Getting Help For Plantar Fasciitis

Dealing with heel pain became the norm for Janel Tedesco.

"For a while, I had thought I was on my feet too much or it was the shoes I was wearing," said Tedesco.

Tedesco, however, was part of the ten percent of Americans who suffer from plantar fasciitis, a condition that occurs when the thick band of tissue, called the plantar fascia, that runs across the bottom of your foot, degenerates.

"The inside part of the heel, typically on the bottom, is where it hurts most people. For some people, it's not so painful, some people, it's excruciating. Some people can't work and some people l treat have gone on disability because it's so painful," said orthopedic surgeon Dr. Meredith Warner, who has seen patients of all ages and backgrounds suffer from the condition.

"It affects everyone: runners, people that don't run. It affects older people, younger people, people that are heavy, people that are light. It has no race preference nor gender preference," said Warner.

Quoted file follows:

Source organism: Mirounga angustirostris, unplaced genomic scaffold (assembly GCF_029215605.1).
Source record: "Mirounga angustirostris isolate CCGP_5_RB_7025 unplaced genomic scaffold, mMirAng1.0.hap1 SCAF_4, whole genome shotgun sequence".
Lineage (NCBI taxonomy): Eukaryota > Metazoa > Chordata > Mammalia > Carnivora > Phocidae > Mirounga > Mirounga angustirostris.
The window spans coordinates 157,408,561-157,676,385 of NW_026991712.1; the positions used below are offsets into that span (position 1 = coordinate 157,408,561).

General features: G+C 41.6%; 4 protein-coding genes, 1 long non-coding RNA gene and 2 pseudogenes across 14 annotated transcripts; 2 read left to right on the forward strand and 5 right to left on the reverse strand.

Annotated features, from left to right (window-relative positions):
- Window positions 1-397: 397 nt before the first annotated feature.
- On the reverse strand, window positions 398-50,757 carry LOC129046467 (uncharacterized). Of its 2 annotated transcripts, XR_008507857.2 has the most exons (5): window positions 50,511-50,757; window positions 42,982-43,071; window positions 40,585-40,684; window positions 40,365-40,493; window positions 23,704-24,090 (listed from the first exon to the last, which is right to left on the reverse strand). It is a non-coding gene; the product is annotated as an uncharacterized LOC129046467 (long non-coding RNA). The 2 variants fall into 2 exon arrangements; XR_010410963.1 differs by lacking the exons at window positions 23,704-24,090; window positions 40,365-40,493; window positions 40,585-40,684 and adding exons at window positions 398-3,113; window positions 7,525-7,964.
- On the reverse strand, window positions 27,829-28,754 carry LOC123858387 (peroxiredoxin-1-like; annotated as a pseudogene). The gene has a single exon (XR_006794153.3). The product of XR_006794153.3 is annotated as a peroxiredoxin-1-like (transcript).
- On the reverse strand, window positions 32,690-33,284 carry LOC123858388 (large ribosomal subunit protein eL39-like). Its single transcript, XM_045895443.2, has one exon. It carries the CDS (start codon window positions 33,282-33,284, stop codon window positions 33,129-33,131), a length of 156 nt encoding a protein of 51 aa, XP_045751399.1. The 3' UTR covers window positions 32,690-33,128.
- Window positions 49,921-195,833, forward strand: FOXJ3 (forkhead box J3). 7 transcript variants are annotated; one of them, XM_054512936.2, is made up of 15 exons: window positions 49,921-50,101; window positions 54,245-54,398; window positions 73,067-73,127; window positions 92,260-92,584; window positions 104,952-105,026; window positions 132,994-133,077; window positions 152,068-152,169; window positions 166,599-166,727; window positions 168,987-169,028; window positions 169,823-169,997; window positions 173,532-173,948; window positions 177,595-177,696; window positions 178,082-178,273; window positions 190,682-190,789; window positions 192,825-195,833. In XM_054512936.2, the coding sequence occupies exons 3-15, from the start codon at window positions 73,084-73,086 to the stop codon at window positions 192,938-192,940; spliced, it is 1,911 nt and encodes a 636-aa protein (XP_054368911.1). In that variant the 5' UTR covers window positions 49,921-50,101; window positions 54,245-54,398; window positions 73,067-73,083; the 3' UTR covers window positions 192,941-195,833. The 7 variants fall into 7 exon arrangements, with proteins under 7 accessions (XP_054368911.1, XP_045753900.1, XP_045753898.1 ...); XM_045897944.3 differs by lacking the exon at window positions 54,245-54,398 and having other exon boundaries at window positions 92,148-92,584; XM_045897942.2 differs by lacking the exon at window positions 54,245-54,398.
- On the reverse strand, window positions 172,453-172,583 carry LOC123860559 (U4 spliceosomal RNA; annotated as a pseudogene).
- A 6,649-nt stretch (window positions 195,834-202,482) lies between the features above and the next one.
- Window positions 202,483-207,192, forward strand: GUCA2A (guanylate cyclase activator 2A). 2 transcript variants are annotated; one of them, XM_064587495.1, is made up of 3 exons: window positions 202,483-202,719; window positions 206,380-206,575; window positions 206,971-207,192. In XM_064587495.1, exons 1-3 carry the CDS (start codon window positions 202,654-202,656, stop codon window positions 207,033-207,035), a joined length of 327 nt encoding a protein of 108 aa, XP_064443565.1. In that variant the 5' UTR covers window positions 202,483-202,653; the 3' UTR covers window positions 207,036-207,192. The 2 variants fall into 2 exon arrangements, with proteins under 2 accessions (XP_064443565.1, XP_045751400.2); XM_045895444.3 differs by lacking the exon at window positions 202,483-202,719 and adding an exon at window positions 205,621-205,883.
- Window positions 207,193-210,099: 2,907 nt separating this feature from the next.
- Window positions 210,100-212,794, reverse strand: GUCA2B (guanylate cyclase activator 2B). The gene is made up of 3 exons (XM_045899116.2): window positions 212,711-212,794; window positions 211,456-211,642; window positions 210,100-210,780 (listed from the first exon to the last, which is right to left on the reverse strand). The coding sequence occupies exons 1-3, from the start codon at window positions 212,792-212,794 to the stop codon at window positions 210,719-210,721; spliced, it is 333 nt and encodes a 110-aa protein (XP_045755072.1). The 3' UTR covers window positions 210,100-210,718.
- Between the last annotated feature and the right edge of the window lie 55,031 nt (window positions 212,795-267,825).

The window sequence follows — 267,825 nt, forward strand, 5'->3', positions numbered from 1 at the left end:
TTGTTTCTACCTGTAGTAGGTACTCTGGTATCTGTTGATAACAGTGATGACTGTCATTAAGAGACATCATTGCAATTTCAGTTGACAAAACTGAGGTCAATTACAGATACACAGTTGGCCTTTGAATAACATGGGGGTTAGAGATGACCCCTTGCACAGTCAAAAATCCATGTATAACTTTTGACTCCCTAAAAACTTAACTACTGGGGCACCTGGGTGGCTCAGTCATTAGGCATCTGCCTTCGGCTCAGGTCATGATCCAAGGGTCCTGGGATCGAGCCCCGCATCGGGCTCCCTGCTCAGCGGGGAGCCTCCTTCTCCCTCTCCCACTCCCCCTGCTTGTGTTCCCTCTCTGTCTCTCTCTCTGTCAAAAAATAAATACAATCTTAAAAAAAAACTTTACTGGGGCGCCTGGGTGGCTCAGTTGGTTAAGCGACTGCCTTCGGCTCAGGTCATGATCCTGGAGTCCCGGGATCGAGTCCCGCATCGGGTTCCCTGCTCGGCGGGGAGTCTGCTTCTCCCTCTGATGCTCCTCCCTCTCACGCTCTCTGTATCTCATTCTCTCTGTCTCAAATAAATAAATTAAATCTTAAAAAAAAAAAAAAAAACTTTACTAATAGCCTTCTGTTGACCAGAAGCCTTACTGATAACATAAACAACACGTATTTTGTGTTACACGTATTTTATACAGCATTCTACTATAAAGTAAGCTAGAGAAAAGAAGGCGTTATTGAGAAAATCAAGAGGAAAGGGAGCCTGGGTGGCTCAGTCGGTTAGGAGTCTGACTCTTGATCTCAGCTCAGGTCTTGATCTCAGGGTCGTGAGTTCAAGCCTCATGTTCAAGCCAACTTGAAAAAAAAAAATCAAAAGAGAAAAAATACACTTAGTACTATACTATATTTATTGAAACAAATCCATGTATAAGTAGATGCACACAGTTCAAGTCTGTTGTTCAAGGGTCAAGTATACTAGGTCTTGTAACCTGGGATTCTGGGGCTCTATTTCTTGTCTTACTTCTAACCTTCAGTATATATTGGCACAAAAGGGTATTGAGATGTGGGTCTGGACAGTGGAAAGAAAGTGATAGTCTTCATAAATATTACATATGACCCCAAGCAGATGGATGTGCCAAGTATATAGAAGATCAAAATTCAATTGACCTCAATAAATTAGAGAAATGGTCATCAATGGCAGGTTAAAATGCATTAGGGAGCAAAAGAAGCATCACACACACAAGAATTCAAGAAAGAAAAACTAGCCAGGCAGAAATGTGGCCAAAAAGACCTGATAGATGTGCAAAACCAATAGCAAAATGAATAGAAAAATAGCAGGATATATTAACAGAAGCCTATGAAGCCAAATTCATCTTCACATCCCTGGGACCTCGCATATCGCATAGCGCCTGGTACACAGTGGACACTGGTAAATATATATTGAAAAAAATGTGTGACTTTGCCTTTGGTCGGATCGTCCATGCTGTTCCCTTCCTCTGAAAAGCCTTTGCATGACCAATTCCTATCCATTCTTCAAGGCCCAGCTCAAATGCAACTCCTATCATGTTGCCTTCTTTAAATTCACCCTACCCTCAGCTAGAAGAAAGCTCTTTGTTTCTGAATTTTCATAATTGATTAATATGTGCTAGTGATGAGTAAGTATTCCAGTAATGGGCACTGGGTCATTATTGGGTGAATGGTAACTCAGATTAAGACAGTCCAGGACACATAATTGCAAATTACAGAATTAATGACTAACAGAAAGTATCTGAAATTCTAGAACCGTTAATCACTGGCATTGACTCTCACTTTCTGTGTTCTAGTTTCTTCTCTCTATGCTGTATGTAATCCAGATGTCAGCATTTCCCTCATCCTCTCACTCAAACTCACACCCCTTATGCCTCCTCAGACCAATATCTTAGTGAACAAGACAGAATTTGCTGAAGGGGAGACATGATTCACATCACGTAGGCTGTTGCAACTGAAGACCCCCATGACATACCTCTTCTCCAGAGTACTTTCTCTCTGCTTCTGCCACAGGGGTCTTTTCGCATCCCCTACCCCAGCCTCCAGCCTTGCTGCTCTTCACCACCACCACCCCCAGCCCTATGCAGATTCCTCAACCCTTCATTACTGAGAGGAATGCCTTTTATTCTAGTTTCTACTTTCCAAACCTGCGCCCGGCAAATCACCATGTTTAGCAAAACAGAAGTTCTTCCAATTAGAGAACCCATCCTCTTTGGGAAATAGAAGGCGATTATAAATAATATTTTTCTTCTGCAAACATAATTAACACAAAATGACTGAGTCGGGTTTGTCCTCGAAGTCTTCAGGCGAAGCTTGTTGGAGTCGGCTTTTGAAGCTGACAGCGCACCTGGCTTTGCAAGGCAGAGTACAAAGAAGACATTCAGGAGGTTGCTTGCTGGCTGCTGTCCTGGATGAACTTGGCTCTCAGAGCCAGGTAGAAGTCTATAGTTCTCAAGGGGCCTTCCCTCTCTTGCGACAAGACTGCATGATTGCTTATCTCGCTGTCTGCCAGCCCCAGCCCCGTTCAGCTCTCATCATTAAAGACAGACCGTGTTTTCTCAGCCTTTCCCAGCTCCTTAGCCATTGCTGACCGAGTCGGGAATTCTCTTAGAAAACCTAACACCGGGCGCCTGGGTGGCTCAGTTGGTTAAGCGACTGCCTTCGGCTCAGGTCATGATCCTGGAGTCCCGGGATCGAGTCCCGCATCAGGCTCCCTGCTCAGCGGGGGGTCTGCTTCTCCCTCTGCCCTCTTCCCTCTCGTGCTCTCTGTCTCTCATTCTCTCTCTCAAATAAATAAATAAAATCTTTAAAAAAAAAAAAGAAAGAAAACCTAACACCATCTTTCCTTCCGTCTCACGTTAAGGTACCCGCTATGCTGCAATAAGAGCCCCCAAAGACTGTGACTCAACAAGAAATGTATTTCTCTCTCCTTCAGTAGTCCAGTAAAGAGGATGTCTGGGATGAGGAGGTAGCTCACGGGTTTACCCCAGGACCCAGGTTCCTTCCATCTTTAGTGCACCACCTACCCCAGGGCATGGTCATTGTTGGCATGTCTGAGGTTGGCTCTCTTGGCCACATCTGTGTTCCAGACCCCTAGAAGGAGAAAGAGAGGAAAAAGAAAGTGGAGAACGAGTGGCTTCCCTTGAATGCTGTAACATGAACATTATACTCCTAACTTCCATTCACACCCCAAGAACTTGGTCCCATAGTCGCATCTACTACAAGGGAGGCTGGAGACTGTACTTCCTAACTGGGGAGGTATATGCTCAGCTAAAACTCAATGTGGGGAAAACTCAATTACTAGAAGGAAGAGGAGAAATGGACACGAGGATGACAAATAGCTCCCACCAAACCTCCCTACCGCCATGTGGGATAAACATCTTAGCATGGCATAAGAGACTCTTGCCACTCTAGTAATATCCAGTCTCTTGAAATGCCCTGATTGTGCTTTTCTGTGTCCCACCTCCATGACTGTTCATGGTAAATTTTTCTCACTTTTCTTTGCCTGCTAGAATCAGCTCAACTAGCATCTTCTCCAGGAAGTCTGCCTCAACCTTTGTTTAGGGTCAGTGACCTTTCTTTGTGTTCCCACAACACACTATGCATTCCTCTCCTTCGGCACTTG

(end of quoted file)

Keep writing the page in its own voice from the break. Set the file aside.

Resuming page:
She added that there are techniques and devices that can help.

"Some people go get a massage. Some people do reflexology," said Warner, who sometimes recommends physical therapy for patients.

She also developed a special flip-flop for her patients.

"I like to think of it as a medical device instead of a flip-flop," said Warner. "This device stretches, cushions and distresses the plantar fascia in one device, as opposed to going to the doctors three different visits to try three different things."

Tedesco got treatment for her pain and now knows the tricks to living pain-free.

"If you wear the right shoes and have the right support, then your day is good," said Tedesco.

For more information on Dr. Warner and her medical flip flop, visit

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